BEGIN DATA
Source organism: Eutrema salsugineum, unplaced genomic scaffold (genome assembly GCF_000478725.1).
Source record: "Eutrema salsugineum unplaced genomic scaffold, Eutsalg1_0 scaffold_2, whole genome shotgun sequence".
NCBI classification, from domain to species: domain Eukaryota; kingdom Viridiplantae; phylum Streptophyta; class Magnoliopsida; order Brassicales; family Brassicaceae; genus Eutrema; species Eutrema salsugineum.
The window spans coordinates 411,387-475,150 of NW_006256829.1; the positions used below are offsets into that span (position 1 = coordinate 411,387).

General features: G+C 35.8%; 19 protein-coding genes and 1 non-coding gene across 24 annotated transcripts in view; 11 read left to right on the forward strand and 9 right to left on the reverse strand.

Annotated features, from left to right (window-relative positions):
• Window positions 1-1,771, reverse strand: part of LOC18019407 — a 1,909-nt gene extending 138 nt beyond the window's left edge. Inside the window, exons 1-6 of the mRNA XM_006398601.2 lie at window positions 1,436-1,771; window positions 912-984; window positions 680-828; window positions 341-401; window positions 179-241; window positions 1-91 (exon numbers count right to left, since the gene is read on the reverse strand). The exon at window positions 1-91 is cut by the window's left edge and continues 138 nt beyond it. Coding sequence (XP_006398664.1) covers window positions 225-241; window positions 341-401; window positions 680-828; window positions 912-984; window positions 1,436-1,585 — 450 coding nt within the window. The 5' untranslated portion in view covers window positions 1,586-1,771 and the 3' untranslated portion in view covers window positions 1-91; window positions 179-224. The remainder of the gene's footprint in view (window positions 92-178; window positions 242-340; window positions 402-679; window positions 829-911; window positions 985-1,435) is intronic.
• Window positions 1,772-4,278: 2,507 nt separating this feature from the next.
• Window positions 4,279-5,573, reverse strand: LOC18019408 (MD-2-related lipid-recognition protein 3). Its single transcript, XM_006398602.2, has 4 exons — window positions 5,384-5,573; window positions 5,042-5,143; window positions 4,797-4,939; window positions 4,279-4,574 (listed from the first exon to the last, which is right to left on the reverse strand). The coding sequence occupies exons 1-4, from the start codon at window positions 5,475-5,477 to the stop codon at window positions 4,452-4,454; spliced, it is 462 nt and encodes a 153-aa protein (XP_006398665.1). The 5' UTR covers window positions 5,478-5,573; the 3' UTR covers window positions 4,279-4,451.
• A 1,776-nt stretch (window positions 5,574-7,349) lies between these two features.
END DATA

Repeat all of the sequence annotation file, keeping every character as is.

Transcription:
Source organism: Eutrema salsugineum, unplaced genomic scaffold (genome assembly GCF_000478725.1).
Source record: "Eutrema salsugineum unplaced genomic scaffold, Eutsalg1_0 scaffold_2, whole genome shotgun sequence".
NCBI classification, from domain to species: domain Eukaryota; kingdom Viridiplantae; phylum Streptophyta; class Magnoliopsida; order Brassicales; family Brassicaceae; genus Eutrema; species Eutrema salsugineum.
The window spans coordinates 411,387-475,150 of NW_006256829.1; the positions used below are offsets into that span (position 1 = coordinate 411,387).

General features: G+C 35.8%; 19 protein-coding genes and 1 non-coding gene across 24 annotated transcripts in view; 11 read left to right on the forward strand and 9 right to left on the reverse strand.

Annotated features, from left to right (window-relative positions):
• Window positions 1-1,771, reverse strand: part of LOC18019407 — a 1,909-nt gene extending 138 nt beyond the window's left edge. Inside the window, exons 1-6 of the mRNA XM_006398601.2 lie at window positions 1,436-1,771; window positions 912-984; window positions 680-828; window positions 341-401; window positions 179-241; window positions 1-91 (exon numbers count right to left, since the gene is read on the reverse strand). The exon at window positions 1-91 is cut by the window's left edge and continues 138 nt beyond it. Coding sequence (XP_006398664.1) covers window positions 225-241; window positions 341-401; window positions 680-828; window positions 912-984; window positions 1,436-1,585 — 450 coding nt within the window. The 5' untranslated portion in view covers window positions 1,586-1,771 and the 3' untranslated portion in view covers window positions 1-91; window positions 179-224. The remainder of the gene's footprint in view (window positions 92-178; window positions 242-340; window positions 402-679; window positions 829-911; window positions 985-1,435) is intronic.
• Window positions 1,772-4,278: 2,507 nt separating this feature from the next.
• Window positions 4,279-5,573, reverse strand: LOC18019408 (MD-2-related lipid-recognition protein 3). Its single transcript, XM_006398602.2, has 4 exons — window positions 5,384-5,573; window positions 5,042-5,143; window positions 4,797-4,939; window positions 4,279-4,574 (listed from the first exon to the last, which is right to left on the reverse strand). The coding sequence occupies exons 1-4, from the start codon at window positions 5,475-5,477 to the stop codon at window positions 4,452-4,454; spliced, it is 462 nt and encodes a 153-aa protein (XP_006398665.1). The 5' UTR covers window positions 5,478-5,573; the 3' UTR covers window positions 4,279-4,451.
• A 1,776-nt stretch (window positions 5,574-7,349) lies between these two features.